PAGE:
When inserting and locking the module in the enclosure 1, it is only necessary to apply finger pressure to the handle 23h directed primarily in the plane of movement of the latch lever 23l. Module insertion and locking is completed when the latch member 23e snaps into the recess 15v in the module housing 15l.
Removal of the module is simply accomplished by gripping the handle 23h and pad 23d1 between the thumb and index finger, for example. This gripping of the handle 23h and pad 23d1 displaces the latch member 23e from the recess 15v. While in this thumb and index finger grip, pulling on the handle 23h leverages the module from fully inserted position, disconnecting any connections and freeing the module for easy withdrawal.
When the module is inserted to a position where the connector parts are approaching engagement, additional stabilization of the latch lever in the plane of movement is provided, as seen in FIG. 10, in the provision of a peripheral slot 15s in the edge of the recessed section 15g of the lower housing section 15l. A lip 23c1 on the handle end of the latch lever 23l projects into this slot 15s, see also FIG. 4. As the latch lever rotates clockwise during module insertion, as seen in FIG. 4, the lip 23c1 enters the slot 15s. Engagement of the connector parts requires increased manual force on the handle 23h. If there is a downward component of manual force on the handle 23h, engagement of the lip 23c1 in the slot 15s prevents displacement of the latch lever from the plane of movement.
|Cited Patent||Filing date||Publication date||Applicant||Title|
|US4798923 *||Oct 22, 1987||Jan 17, 1989||American Telephone And Telegraph Company, At&T Bell Laboratories||Latch/switch for securing a circuit modules into a housing with accompanying circuit switching|
|US4914530 *||Sep 21, 1987||Apr 3, 1990||Plus Development Corporation||Media defect management within disk drive sector format|
|US4979909 *||Dec 18, 1989||Dec 25, 1990||Hewlett-Packard Company||Release apparatus for computer mass storage devices|
|US5003431 *||Dec 18, 1989||Mar 26, 1991||Unisys Corporation||Insertion, extraction, and clamping apparatus for electrical modules|
|US5269698 *||Jan 26, 1993||Dec 14, 1993||Silicon Graphics, Inc.||Retaining and release mechanism for computer storage devices including a pawl latch assembly|
|US5359489 *||Dec 21, 1992||Oct 25, 1994||The Whitaker Corporation||Electronic control module assembly with pivotable connector|
|Citing Patent||Filing date||Publication date||Applicant||Title|
|US6246576||Jul 29, 1998||Jun 12, 2001||Dell Usa, L.P.||Computer mother board multi-position chassis drawer latch and release mechanism|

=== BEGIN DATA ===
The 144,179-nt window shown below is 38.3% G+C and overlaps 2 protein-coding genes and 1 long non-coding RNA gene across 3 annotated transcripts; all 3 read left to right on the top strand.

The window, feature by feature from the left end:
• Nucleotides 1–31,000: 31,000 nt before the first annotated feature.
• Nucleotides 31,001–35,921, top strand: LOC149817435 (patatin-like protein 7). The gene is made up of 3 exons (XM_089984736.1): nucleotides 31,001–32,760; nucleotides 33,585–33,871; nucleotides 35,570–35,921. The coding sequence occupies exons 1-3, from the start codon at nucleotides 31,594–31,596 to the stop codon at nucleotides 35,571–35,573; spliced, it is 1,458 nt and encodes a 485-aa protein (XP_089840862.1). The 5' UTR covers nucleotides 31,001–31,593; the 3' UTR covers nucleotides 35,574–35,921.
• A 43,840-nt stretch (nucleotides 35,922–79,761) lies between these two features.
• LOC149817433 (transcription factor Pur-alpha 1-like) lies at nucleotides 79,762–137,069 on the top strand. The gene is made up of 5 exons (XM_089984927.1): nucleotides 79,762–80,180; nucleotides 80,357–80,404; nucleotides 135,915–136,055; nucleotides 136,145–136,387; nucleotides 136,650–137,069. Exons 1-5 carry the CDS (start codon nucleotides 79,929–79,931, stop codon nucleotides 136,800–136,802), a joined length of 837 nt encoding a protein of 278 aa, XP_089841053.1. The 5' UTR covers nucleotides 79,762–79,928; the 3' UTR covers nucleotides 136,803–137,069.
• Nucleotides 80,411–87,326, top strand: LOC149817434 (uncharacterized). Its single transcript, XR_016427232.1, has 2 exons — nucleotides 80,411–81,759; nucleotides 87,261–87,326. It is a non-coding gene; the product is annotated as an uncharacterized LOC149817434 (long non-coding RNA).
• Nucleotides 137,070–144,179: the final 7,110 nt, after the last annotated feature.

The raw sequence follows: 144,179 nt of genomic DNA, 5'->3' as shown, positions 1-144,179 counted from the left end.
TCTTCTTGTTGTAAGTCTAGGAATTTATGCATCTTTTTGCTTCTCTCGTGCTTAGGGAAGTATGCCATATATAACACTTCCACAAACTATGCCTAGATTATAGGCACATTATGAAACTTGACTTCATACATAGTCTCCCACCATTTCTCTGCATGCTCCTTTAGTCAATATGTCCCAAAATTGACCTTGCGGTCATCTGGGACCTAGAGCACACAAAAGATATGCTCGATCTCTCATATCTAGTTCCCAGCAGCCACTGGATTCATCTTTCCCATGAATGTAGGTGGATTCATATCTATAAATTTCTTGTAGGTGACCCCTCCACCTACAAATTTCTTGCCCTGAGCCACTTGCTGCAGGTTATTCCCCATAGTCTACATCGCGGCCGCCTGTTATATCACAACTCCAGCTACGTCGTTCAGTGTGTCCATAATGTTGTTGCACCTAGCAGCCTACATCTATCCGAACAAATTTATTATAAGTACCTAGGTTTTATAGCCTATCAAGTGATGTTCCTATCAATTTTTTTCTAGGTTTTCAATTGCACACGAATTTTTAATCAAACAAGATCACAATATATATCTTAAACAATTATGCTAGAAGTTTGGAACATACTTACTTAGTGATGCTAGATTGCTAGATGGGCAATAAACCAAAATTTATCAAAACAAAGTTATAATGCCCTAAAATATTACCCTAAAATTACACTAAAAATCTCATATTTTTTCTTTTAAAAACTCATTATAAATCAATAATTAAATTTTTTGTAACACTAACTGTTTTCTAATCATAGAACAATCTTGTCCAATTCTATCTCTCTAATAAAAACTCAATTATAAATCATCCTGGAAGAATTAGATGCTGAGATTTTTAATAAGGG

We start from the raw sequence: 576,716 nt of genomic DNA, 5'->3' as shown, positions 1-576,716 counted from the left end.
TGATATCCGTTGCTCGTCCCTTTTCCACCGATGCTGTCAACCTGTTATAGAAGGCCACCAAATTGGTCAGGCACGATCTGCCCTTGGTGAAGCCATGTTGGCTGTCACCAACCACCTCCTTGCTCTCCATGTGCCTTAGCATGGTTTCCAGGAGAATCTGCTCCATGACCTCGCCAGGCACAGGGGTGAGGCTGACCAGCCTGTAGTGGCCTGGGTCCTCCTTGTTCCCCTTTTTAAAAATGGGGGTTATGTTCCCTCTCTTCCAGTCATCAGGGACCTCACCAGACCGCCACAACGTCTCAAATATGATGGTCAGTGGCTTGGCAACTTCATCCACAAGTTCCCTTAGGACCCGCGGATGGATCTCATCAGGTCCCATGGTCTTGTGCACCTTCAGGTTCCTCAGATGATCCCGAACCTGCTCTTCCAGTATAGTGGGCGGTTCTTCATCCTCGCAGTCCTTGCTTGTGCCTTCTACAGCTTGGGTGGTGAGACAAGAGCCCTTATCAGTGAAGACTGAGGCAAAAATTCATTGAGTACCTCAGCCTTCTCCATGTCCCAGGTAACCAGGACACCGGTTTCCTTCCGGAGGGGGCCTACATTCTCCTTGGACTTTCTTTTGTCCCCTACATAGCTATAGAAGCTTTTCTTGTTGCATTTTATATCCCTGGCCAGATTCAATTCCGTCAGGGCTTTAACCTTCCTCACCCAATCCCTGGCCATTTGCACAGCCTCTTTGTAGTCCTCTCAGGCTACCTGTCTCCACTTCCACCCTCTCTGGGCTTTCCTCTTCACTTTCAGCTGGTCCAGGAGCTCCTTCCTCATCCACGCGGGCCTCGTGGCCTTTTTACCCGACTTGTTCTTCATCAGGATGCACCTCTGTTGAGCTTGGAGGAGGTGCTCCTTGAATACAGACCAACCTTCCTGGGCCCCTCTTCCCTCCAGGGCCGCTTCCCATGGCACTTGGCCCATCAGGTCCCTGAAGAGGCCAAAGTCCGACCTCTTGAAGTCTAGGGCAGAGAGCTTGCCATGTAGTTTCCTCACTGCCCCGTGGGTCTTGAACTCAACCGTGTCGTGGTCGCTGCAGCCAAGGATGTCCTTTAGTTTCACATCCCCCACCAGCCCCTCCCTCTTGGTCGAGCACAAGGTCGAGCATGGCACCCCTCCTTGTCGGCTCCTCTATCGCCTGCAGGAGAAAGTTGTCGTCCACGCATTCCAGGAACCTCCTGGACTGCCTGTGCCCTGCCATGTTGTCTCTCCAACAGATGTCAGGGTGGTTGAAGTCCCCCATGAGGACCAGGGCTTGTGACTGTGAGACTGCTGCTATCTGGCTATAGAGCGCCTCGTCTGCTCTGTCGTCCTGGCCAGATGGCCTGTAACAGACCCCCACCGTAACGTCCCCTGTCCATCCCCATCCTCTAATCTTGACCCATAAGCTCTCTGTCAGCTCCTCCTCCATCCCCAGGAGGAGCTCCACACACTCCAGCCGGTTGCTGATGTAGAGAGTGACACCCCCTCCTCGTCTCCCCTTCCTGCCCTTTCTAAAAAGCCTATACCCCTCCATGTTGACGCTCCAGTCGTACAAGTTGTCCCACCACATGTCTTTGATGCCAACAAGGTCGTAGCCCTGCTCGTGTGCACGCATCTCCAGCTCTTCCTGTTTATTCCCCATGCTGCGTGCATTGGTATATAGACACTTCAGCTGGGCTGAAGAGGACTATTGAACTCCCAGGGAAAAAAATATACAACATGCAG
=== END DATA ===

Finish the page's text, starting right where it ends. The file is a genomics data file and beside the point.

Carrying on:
|US6359836 *||Jun 9, 1999||Mar 19, 2002||Hewlett-Packard Company||Locking isolation mounting system for data storage modules|
|US6512679||Nov 2, 2001||Jan 28, 2003||Nortel Networks Limited||Variable insertion force circuit pack latching system|
|US6831831 *||Mar 20, 2003||Dec 14, 2004||Bruce A Bicknell||Disc storage subsystem having improved reliability|
|US6953232||Oct 30, 2002||Oct 11, 2005||Egenera, Inc.||Latching mechanism for securing a computer component into a housing|
|US7054153||Oct 31, 2003||May 30, 2006||Hewlett-Packard Development Company, L.P.||Mount for computer drive|
|US7599176 *||Apr 1, 2003||Oct 6, 2009||Network Appliance, Inc.||Apparatus for providing visual indication of engagement of a drive received within a drive cage|
|US8023263 *||May 12, 2008||Sep 20, 2011||International Business Machines Corporation||Latch for securing a hardware component into a component bay|
|US8335080 *||Apr 19, 2010||Dec 18, 2012||Infortrend Technology, Inc.||Sliding rail having anti-tilting mechanism|
|US20030080568 *||Oct 30, 2002||May 1, 2003||Egenera, Inc.||Latching mechanism for securing a computer component into a housing|
|US20030193776 *||Mar 20, 2003||Oct 16, 2003||Bicknell Bruce A.||Disc storage subsystem having improved reliability|
|US20050094366 *||Oct 31, 2003||May 5, 2005||Lewis Jeffrey M.||Mount for computer drive|
|US20090279249 *||May 12, 2008||Nov 12, 2009||International Business Machines Corporation||Latch for Securing a Hardware Component Into a Component Bay|
|US20100265651 *||Apr 19, 2010||Oct 21, 2010||Infortrend Technology, Inc.||Sliding rail having anti-tilting mechanism|
|WO2003039222A1 *||Oct 30, 2002||May 8, 2003||Egenera, Inc.||Latching mechanism for securing a computer component into a housing|
|U.S. Classification||312/223.2, 312/333, 361/725|
|Apr 24, 1995||AS||Assignment|
Owner name: HEWLETT-PACKARD COMPANY, CALIFORNIA
Free format text: ASSIGNMENT OF ASSIGNORS INTEREST;ASSIGNORS:DOWDY, JAMES L.;POULTER, DARREL W.;REEL/FRAME:007441/0448
Effective date: 19950214
|May 18, 2000||FPAY||Fee payment|
Year of fee payment: 4
|Jan 16, 2001||AS||Assignment|
Owner name: HEWLETT-PACKARD COMPANY, COLORADO
Free format text: MERGER;ASSIGNOR:HEWLETT-PACKARD COMPANY;REEL/FRAME:011523/0469
Effective date: 19980520
|May 19, 2004||FPAY||Fee payment|
Year of fee payment: 8
|May 26, 2008||REMI||Maintenance fee reminder mailed|
|Nov 19, 2008||LAPS||Lapse for failure to pay maintenance fees|
|Jan 6, 2009||FP||Expired due to failure to pay maintenance fee|
Effective date: 20081119